Debt Limit Negotiators Debate Spending Caps to Break Standoff
As negotiators in the White House and House Republican leadership struggle to reach a deal over raising the national debt ceiling, a solution reminiscent of the budget battles of yesteryear is a potential path forward. floating again. That’s the spending limit.
Putting limits on future spending in exchange for raising the $31.4 trillion borrowing cap could be key to striking a deal that Republicans can claim has secured significant concessions from Democrats. It could also allow President Biden to defy Republican demands to backtrack on key congressional achievements and argue that the administration is meeting its fiscal responsibilities.
The Biden administration and House Republican leaders have largely agreed to impose some cap on federal discretionary spending for at least the next two years. But they have set limits on how much they will spend on discretionary programs beyond fiscal 2024, and how that spending will be distributed among the government’s many financial obligations, such as the military, veterans affairs, education, and education. attention to detail. health and agriculture.
What would a spending cap agreement look like?
The White House’s latest proposal would keep military and other spending—including education, scientific research and environmental protection—flat from fiscal 2023 through next, according to people familiar with both proposals. This measure does not cut so-called nominal spending, which simply means the level of spending before adjusting for inflation. Republicans are pushing for first-year nominal spending cuts.
One of the reasons the White House is trying to keep spending virtually flat has to do with politics. Given the Republican Party’s control of the House, it would have been nearly impossible to get increased funding for non-military discretionary programs. Congress would not have authorized an increase through the appropriations process, the normal way Congress allocates funds to government programs and agencies.
Republicans have repeatedly said they will not agree to a deal unless it results in less government spending than the previous year. They said a freeze on spending at current levels, as proposed by the White House, alone would not deliver the meaningful cuts that many in the party have long sought.
But Republican negotiators have shown some flexibility in how long they want these spending caps to continue. House Republican leaders are now considering setting the spending cap to six years instead of ten. Still, that’s longer than the White House is proposing, with Democrats proposing a two-year spending cap.
“The numbers are the foundation here,” said Louisiana Republican Rep. Garrett Graves, one of House Speaker Kevin McCarthy’s chief negotiators, on Sunday. “The speaker made it very clear: the red line is spending cuts, and unless we get there, the rest of it means nothing at all until we get there.”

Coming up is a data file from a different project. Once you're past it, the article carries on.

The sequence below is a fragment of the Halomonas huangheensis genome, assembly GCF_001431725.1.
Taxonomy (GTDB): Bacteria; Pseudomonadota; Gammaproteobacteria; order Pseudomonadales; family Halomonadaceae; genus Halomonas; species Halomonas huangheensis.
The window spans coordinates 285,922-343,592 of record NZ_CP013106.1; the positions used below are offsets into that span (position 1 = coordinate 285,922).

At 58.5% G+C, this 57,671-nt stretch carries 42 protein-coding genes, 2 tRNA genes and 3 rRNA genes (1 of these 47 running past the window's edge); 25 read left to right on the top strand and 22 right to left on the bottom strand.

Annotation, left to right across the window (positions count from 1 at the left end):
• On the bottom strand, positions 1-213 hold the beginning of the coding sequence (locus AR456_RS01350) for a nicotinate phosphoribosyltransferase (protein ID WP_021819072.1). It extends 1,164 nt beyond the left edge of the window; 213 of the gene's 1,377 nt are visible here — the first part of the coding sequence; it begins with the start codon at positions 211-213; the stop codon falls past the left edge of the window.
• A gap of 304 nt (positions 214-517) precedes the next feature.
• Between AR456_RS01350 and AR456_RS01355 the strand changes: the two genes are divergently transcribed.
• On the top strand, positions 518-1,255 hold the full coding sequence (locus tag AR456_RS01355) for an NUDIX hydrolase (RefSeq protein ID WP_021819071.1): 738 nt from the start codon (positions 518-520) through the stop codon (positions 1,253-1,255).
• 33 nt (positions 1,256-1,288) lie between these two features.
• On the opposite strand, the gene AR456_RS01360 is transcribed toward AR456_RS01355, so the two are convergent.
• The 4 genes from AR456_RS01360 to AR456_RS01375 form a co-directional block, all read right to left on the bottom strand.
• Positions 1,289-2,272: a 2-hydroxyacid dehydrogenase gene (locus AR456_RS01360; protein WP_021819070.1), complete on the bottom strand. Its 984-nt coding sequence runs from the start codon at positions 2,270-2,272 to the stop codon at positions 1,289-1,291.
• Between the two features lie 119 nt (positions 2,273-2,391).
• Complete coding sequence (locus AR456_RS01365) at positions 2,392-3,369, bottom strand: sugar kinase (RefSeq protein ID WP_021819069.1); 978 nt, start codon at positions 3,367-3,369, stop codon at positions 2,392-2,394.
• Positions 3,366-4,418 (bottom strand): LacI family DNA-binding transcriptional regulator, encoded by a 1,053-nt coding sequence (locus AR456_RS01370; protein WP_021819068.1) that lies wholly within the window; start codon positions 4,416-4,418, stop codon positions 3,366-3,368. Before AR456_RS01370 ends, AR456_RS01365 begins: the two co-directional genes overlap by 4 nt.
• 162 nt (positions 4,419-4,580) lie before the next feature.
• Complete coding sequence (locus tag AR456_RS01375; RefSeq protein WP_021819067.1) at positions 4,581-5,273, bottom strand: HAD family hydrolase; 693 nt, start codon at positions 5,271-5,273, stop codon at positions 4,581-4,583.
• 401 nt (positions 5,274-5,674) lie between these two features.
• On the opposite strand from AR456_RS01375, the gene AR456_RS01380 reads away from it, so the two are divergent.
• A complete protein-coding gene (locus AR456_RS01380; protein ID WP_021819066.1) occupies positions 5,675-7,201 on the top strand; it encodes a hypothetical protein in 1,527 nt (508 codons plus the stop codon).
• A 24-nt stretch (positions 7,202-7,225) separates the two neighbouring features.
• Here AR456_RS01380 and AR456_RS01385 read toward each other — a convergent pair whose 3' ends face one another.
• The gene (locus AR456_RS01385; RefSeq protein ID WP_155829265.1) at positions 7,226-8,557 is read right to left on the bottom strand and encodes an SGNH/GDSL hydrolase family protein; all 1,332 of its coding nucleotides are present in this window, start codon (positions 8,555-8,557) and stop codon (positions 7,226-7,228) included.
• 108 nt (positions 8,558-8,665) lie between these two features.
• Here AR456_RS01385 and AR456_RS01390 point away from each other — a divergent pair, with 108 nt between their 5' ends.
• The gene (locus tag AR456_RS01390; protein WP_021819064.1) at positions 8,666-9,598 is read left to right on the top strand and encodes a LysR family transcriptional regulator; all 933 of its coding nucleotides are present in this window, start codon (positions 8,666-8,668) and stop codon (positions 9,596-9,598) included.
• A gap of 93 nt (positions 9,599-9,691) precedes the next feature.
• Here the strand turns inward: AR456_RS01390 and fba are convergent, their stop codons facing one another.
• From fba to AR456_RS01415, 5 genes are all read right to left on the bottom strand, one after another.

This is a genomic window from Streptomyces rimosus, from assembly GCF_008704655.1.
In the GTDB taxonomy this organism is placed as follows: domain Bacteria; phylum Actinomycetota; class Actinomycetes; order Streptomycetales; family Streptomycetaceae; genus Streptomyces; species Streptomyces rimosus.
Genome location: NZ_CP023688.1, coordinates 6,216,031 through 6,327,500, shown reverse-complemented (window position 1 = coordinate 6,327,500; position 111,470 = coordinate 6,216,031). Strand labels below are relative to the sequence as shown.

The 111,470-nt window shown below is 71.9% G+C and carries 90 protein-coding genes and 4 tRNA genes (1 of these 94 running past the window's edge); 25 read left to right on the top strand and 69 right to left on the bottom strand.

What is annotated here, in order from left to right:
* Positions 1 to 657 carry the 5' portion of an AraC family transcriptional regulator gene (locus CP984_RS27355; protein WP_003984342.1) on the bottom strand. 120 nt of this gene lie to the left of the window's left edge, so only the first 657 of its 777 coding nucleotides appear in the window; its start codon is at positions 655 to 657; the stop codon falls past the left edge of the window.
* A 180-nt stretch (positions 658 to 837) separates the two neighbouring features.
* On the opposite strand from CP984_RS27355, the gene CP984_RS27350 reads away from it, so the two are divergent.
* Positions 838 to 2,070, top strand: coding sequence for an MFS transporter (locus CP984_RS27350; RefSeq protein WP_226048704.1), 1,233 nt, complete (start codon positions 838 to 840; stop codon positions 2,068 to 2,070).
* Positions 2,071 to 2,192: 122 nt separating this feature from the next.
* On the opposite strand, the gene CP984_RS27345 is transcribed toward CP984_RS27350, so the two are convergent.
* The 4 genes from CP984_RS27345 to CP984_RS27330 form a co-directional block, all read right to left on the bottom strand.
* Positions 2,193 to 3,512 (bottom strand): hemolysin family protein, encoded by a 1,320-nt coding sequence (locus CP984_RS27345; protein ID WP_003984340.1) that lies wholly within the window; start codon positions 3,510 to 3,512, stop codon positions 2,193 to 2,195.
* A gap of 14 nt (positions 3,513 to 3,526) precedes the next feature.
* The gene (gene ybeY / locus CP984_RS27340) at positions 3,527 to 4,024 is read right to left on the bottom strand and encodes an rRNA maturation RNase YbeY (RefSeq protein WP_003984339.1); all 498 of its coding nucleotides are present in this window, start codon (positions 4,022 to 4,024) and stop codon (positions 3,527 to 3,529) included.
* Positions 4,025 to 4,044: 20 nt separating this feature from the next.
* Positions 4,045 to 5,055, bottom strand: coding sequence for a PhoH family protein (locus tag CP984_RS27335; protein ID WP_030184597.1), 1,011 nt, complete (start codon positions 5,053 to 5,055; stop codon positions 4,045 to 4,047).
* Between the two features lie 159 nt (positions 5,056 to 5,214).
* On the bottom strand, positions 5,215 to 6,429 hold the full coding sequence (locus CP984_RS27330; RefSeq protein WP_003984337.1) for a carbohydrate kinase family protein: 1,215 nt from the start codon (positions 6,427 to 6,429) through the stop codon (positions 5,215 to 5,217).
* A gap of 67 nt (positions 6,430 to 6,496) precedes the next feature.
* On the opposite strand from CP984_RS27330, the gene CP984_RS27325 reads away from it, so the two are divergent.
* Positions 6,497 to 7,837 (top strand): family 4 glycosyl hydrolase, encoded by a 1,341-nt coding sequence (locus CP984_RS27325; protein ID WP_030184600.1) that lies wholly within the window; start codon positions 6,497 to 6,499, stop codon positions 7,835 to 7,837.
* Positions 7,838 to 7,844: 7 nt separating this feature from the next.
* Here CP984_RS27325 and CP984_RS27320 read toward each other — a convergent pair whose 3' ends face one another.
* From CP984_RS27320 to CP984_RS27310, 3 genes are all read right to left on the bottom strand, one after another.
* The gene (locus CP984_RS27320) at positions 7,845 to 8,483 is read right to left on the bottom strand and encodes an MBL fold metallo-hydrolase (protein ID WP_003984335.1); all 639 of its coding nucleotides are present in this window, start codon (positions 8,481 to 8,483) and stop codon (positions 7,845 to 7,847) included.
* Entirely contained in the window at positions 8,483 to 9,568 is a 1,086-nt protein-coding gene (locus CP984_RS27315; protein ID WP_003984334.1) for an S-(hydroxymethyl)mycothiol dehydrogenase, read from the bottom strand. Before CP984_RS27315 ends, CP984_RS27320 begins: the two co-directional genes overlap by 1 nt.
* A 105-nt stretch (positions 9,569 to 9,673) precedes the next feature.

This approach evokes the déjà vu of debt limits.
If spending caps sound familiar, it’s because they were adopted during the last major debt limit battle in 2011.
In this brinkmanship episode, lawmakers agreed to put limits on both military and non-military spending from 2012 to 2021. The Budget Control Act cap has had some success in containing spending, but not entirely.
A Congressional Research Service report released earlier this year found that Congress and the president repeatedly enacted legislation to raise spending limits during the decade when the cap was set. Certain types of spending, such as emergencies and military operations, are exempt from the cap, and the federal government spent $2 trillion on these programs over a decade. Also, there are no caps on spending on so-called mandatory programs such as social security, which account for about 70% of total government spending.
Still, the Congressional Research Service noted that spending from 2012 to 2019 was lower each year than projected before the cap was in place.
This strategy is not a financial panacea.
A ceiling that limits spending to around current levels would help slow the growth of the country’s debt, but it would not eliminate the government’s reliance on borrowed money.
The Congressional Budget Office announced this month that the annual deficit — the difference between what the United States spends and what it earns — is expected to nearly double over the next decade, totaling more than $20 trillion by 2033. This deficit will force the United States to continue to run a budget deficit. It relies heavily on borrowing money.
Mark Goldwine, senior policy director at the Committee for a Responsible Federal Budget, has estimated that $8 trillion in savings will be needed over 10 years to keep the national debt at current levels. But that doesn’t mean spending caps aren’t worth enacting, he said.
“We’re not going to solve it all at once,” Goldwine said. “So we should do as much as possible and as often as possible.”
The group is calling for a spending cap, accompanied by spending cuts and tax increases, as part of a national debt reduction plan.
Spending caps aren’t the only issue.
Finding agreement on the scope and duration of spending caps will be an important part of reaching agreement.
However, negotiators are skeptical about whether to introduce tougher working conditions for social safety net programs, including food stamps, temporary aid to needy households and Medicaid, and whether to expedite energy project permitting rules. Still working to fix some other issues. It’s a priority that White House negotiators have shown some positivity about.
Jim Tankerslee Contributed to the report.